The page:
- SAIC Motor Corporation, a Chinese auto manufacturer has made an investment of around $288 million as a part of their expansion plan of an older General Motors plant in Gujarat.
- Fosun Pharma, a Chinese drug giant acquired 74% stake in India’s Gland Pharma.
- Few Chinese banks are also extending debt to large-cap Indian companies, one such example is the Industrial and Commercial Bank of China (ICBC), which recently beefed up its team in Mumbai.
Additionally, there are hundreds of small and big Indian companies who are directly or indirectly funded by Chinese multinational giants. Also, China has been one of the top FDI sources globally with Asian countries capturing 74% of total FDI inflows from China. Considering all the above factors, it has become quite evident that the FDI policy comes on the heels of the Government of India to clarify which requires the Securities and Exchange Board of India to scrutinize any planned investments in the Indian Stock markets from China via Hong Kong, Singapore and some other countries.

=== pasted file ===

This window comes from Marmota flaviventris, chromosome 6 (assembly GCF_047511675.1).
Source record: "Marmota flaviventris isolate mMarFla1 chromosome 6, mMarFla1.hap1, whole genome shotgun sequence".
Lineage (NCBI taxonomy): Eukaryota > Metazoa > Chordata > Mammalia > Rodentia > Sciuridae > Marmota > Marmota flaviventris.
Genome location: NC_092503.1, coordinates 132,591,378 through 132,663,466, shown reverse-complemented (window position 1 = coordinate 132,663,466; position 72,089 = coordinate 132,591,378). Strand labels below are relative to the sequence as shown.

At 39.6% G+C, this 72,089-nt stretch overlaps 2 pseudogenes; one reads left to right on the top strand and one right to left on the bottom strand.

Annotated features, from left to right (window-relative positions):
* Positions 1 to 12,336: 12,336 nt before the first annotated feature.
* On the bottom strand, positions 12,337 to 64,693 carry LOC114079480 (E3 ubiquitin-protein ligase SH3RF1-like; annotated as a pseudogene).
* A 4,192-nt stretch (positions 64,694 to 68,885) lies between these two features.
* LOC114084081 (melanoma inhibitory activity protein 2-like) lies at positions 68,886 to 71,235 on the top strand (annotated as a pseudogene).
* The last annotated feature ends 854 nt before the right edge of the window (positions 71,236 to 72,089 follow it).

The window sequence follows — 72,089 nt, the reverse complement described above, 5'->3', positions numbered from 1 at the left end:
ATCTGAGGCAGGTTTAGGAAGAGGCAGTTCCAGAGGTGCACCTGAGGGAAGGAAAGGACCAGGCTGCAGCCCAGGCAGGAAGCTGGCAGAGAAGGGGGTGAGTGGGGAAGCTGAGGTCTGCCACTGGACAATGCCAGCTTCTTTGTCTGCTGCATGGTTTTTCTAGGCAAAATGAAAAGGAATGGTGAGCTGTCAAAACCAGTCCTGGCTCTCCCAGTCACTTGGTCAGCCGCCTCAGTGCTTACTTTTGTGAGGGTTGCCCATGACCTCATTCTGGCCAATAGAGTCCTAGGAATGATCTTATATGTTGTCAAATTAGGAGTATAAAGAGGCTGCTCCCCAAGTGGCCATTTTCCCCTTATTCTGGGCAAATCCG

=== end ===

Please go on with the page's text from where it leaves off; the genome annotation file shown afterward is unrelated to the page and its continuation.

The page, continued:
According to some Government sources the move was already in the pipeline for a while but the outbreak of Covid – 19 has speed up the process. This move coincides with similar barriers fabricated by countries like Germany, Italy, Spain and Australia to obstruct acquisitive capital from China. Also, China, with all its economic corridors has been paving its roadmap to the Indian sub-continent as well as proving its supremacy to the other developed nations. Notably, while all the manufacturing and production units across the world are in halt, owing to the pandemic created by Covid-19, the Chinese have reignited its manufacturing capabilities indicating its’ intention to accelerate its economic pace and take advantage of the global recessionary situation.